The Toronto Raptors are said to be among several NBA teams who have reportedly asked whether their players can report directly to a potential bubble-city training camp — instead of returning to their team’s home city — if the season is able to resume, according to Adrian Wojnarowski of ESPN.
Toronto’s concerns were expressed during a general manager’s call with the league office on Thursday, Wojnarowski reported, and stemmed from how the NBA waiting to release a timetable for when players may head to a potential camp affects players’ training to return.
Raptors star Kyle Lowry shared his particular situation with Wojnarowski, explaining that he has been working out in Philadelphia and if he has to return to Toronto prior to joining the team at a training camp in the United States, he would have to quarantine for the government-mandated two-week period — a stretch in which his conditioning could be negatively impacted at a time when other players are ramping up their return-to-play regimens.
Bypassing the need to return to Toronto, and instead head directly to where the NBA hosts its training camps — with Disney World in Orlando still reportedly being among the front-runners — would remove the mandatory two-week, border-crossing quarantine period and allow Lowry to get to work with his teammates immediately.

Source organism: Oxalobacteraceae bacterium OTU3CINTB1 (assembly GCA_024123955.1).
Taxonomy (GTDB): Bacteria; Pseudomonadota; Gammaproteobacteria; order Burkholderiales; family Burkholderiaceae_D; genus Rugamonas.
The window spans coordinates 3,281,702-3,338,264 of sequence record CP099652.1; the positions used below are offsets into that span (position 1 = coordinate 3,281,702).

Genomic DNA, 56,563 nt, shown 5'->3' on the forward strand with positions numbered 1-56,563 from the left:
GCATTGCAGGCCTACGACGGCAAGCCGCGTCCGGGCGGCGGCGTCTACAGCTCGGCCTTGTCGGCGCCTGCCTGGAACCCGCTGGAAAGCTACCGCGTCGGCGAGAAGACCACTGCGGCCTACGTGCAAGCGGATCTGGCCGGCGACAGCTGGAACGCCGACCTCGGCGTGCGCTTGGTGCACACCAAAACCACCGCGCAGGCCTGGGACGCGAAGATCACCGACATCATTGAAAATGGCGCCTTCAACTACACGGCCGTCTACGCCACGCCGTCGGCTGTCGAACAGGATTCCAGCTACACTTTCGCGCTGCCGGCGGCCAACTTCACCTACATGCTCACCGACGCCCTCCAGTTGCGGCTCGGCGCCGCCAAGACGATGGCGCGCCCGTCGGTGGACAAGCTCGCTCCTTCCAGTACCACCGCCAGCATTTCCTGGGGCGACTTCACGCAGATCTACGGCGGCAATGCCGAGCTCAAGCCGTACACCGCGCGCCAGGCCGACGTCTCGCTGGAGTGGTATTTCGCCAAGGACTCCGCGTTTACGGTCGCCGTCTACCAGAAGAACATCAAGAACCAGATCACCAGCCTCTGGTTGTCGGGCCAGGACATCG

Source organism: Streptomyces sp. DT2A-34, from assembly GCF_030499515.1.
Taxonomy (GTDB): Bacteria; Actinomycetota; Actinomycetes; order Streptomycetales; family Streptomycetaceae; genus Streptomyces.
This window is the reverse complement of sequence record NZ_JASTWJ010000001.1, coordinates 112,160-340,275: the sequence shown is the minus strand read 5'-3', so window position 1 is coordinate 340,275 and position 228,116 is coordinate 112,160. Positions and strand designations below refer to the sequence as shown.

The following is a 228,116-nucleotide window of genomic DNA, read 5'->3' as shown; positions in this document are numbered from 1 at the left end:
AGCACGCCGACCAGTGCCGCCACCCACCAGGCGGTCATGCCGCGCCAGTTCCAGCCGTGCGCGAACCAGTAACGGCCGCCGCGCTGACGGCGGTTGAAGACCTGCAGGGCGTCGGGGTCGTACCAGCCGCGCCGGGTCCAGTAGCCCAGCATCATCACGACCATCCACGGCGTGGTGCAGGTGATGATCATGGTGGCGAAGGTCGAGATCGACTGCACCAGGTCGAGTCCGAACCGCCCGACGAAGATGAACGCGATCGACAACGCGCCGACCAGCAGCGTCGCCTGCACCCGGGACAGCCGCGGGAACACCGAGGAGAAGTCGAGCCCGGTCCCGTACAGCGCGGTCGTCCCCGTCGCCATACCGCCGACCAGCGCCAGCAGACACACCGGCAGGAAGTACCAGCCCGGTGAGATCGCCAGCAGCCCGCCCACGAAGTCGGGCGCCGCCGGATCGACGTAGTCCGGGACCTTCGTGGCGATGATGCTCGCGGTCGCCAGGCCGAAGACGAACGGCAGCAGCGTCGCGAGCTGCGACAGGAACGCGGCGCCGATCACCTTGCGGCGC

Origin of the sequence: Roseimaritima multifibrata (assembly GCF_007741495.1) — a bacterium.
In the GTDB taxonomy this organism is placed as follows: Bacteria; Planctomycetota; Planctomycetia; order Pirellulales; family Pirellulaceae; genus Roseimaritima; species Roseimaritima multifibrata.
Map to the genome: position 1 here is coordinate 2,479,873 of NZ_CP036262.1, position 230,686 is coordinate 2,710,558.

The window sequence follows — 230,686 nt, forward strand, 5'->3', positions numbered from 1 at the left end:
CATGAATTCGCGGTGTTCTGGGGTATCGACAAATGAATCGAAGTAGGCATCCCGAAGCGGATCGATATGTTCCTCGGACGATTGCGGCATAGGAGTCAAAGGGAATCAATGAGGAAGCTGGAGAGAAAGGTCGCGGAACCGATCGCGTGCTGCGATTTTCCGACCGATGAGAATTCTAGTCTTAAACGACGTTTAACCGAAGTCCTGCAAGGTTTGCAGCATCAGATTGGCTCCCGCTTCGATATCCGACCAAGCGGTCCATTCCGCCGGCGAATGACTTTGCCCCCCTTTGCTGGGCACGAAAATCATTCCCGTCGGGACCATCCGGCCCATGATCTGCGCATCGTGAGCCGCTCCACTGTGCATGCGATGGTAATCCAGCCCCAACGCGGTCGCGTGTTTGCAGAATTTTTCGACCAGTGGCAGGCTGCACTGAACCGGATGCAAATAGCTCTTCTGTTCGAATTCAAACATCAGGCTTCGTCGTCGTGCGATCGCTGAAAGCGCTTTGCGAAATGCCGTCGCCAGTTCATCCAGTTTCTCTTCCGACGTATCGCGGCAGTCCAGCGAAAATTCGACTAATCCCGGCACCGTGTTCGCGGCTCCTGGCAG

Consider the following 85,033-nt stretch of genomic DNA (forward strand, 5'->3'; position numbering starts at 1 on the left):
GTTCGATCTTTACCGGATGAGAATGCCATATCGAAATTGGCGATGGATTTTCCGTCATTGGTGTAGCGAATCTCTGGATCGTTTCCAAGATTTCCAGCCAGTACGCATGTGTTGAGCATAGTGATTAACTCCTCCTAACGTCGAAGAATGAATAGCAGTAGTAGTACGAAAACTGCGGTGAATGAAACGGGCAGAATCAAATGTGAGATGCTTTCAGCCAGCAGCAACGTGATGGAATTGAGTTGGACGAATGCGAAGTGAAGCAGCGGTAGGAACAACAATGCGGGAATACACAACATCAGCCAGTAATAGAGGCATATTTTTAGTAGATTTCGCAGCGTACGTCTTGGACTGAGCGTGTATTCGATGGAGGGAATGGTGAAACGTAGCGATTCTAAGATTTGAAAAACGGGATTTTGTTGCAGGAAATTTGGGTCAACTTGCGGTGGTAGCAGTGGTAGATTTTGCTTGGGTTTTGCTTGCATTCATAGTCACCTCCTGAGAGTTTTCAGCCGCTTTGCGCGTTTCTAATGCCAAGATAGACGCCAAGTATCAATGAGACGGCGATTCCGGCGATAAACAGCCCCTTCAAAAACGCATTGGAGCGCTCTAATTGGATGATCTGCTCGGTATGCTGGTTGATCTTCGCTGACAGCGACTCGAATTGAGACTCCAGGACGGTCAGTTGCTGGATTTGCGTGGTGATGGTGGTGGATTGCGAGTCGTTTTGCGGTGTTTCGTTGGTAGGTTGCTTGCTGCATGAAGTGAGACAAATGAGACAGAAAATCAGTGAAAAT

The Brooklyn Nets, New York Knicks and Boston Celtics all voiced similar concerns as the Raptors, according to Wojnarowski. Both Massachusetts and New York state have been hit hard by the novel coronavirus. As of Friday night, New York has reported over 362, 990 cases and Massachusetts has reported over 90, 880 — two of the five highest totals in the United States — according to a database maintained by the New York Times. This has led to strict social distancing policies that could impact player training.
Although the NBA has not established a firm plan at this time, the league told the Raptors, Nets, Knicks and Celtics that it intends to work with them on solutions to the quarantine obstacle, Wojnarowski reported — with details potentially coming as soon as next Friday, following an NBA board of governor’s call that is expected include the league instructing teams to recall players to their home markets around June 1.
Earlier this week, Sportsnet’s Michael Grange reported that one possible solution being considered is the Raptors taking their operation to the U.S. and centralizing somewhere there for what most expect to be a three-week training camp prior to play beginning.